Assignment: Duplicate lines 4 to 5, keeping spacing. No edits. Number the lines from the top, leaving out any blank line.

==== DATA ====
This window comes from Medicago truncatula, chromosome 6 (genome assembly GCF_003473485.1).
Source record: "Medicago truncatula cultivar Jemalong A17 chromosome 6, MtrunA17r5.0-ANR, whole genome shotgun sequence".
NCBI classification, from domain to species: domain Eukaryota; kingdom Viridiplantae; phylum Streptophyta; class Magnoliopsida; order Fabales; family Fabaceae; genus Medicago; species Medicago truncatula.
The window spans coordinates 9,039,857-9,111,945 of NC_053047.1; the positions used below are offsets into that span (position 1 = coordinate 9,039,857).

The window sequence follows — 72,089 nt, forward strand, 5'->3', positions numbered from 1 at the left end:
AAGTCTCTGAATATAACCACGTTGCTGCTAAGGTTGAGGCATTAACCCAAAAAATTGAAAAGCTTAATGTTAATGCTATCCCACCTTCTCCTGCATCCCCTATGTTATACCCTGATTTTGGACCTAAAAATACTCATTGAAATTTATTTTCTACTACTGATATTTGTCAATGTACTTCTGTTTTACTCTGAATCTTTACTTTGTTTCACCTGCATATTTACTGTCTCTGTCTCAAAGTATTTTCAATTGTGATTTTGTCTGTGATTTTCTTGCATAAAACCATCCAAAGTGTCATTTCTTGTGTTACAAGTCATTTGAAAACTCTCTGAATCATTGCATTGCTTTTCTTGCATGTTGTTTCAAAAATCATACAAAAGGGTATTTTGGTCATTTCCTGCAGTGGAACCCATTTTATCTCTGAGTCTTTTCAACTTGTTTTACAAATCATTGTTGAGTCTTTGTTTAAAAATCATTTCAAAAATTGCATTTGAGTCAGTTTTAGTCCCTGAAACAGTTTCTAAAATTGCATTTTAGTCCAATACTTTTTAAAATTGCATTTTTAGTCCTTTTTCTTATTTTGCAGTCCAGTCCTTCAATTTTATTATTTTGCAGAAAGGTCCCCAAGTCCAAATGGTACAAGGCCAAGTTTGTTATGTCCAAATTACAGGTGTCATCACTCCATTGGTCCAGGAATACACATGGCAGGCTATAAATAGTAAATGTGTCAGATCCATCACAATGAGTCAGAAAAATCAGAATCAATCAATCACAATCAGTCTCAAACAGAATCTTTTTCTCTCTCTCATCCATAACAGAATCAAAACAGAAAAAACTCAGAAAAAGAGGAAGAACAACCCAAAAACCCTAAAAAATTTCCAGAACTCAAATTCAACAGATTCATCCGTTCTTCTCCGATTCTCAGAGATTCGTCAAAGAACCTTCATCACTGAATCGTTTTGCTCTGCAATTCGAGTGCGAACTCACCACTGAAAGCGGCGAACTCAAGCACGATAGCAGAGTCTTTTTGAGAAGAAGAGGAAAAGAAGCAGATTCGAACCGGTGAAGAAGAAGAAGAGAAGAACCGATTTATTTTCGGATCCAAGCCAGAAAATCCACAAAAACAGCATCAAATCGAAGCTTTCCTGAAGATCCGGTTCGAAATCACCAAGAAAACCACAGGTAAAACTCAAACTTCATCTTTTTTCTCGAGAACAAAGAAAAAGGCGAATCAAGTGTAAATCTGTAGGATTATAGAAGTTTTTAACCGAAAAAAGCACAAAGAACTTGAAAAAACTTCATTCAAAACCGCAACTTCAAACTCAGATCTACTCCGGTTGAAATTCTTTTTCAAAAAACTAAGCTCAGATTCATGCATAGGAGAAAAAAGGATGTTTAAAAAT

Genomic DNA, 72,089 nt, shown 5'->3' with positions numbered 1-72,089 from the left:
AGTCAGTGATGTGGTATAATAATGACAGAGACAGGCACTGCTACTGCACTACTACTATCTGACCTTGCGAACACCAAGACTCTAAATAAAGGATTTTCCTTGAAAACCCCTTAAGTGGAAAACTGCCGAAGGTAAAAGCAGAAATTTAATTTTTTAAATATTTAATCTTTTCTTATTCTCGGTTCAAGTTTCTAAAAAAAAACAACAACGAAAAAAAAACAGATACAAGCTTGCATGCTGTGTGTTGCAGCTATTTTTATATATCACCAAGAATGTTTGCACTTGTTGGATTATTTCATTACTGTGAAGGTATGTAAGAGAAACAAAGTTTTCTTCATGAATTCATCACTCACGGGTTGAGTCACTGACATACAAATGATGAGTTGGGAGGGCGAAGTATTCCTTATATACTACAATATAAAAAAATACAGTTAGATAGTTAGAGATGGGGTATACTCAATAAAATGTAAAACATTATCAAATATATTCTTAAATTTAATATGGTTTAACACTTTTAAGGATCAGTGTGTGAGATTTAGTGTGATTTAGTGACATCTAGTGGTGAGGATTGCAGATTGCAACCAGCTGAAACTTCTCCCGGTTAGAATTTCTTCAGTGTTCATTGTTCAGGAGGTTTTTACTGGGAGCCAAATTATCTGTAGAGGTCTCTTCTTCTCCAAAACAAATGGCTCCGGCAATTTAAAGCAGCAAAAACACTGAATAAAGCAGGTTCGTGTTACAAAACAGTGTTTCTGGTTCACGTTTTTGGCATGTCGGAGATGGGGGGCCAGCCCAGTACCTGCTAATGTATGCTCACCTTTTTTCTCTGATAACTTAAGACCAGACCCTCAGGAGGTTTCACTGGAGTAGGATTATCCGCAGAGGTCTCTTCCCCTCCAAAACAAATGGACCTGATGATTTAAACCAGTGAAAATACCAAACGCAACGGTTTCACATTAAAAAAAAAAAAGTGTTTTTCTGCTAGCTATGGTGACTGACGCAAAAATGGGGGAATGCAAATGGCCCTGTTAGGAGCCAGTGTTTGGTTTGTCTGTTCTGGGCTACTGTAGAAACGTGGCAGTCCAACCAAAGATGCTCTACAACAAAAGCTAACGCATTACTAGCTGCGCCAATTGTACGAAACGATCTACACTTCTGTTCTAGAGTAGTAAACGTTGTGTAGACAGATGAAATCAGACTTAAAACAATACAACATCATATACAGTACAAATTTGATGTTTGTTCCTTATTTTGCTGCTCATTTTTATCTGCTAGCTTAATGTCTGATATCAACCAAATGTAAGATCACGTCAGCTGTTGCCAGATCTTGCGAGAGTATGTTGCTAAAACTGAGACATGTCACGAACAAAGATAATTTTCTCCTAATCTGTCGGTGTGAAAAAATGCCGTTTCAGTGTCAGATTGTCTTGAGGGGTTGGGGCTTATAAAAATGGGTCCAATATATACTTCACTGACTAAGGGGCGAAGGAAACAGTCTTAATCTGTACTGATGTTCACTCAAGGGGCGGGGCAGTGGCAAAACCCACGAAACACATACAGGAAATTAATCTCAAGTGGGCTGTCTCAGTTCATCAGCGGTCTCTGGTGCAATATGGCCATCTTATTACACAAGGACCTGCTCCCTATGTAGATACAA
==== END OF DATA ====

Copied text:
The window spans coordinates 9,039,857-9,111,945 of NC_053047.1; the positions used below are offsets into that span (position 1 = coordinate 9,039,857).

The window sequence follows — 72,089 nt, forward strand, 5'->3', positions numbered from 1 at the left end: